Stress Tied To Heart Disease Risk
NEW YORK - Study findings show that mild psychological stress can lead to increases in blood levels of homocysteine, an amino acid linked to cardiovascular disease.
"We knew that psychological stress plays a role in cardiovascular disease. These findings suggest homocysteine may be one mechanism for the stress effect," said study author Catherine M. Stoney, a professor of psychology at The Ohio State University in Columbus, in a press statement.
Stoney recruited 34 women between the ages of 40 and 63 to take part in the study. Half the volunteers were premenopausal, while the other half were postmenopausal.
After fasting overnight, the women reported to The Ohio State University General Clinical Research Center the next morning where blood samples, blood pressure, and heart rate were measured while in a resting state.
Then the women were asked to perform two stressful tasks. The first involved continuously subtracting 17 from a 4-digit number for 5 minutes. The second required them to deliver a videotaped speech on an anger-provoking subject.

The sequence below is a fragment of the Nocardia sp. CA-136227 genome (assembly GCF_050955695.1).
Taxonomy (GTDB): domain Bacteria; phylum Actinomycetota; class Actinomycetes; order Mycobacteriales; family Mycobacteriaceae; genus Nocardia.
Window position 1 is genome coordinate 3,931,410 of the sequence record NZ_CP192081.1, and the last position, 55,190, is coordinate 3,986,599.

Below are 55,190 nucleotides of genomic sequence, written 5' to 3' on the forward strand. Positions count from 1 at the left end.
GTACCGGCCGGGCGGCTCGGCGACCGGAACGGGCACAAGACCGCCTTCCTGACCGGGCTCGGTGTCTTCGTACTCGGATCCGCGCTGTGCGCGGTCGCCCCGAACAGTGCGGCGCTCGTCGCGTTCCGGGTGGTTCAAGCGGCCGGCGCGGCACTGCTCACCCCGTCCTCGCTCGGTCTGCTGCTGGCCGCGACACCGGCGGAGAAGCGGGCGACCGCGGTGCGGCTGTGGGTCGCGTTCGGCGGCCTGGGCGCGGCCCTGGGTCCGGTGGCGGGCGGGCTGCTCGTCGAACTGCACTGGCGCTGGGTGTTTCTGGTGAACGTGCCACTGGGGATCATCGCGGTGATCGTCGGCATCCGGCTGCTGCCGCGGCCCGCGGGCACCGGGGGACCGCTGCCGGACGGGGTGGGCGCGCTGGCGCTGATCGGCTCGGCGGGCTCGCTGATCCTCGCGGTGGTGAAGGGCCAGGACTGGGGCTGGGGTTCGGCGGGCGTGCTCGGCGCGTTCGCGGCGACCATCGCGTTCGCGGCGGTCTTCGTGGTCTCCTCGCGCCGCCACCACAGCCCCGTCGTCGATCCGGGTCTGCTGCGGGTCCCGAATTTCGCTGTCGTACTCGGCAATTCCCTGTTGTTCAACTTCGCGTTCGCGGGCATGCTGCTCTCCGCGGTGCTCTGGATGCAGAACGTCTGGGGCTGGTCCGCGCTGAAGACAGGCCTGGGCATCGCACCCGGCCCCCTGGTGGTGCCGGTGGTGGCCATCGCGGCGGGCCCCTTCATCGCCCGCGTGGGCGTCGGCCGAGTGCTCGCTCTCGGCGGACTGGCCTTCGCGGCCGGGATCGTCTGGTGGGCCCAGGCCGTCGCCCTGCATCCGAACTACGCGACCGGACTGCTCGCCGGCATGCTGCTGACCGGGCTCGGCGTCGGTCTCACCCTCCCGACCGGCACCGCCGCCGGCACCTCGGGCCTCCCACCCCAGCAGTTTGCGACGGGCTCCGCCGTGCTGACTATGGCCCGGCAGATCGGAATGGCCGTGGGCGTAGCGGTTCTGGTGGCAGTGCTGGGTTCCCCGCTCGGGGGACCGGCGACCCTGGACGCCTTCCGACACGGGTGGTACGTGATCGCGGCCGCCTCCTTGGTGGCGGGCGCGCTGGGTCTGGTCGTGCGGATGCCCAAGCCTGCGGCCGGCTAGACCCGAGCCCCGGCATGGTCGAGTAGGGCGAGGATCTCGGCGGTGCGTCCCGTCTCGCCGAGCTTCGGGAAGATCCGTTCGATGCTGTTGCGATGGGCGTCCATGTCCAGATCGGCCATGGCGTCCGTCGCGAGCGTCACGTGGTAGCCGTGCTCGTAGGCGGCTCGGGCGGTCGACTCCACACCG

At the completion of these tasks, and again after a 10-minute recovery period, blood pressure, heart rate and blood samples were taken.
All the women "showed significant elevations in homocysteine during stress, relative to baseline and recovery," Stoney reports in the study published in the May 14th issue of the journal Life Sciences. And there were "no menopausal group differences."
Previous research has shown that elevated homocysteine levels are associated with atherosclerotic plaques, the fatty deposits that block blood flow to organs such as the brain and heart.
The study findings "provide a possible... mechanism whereby psychological stress may contribute to the initiation and progression of vascular disease," Stoney concludes.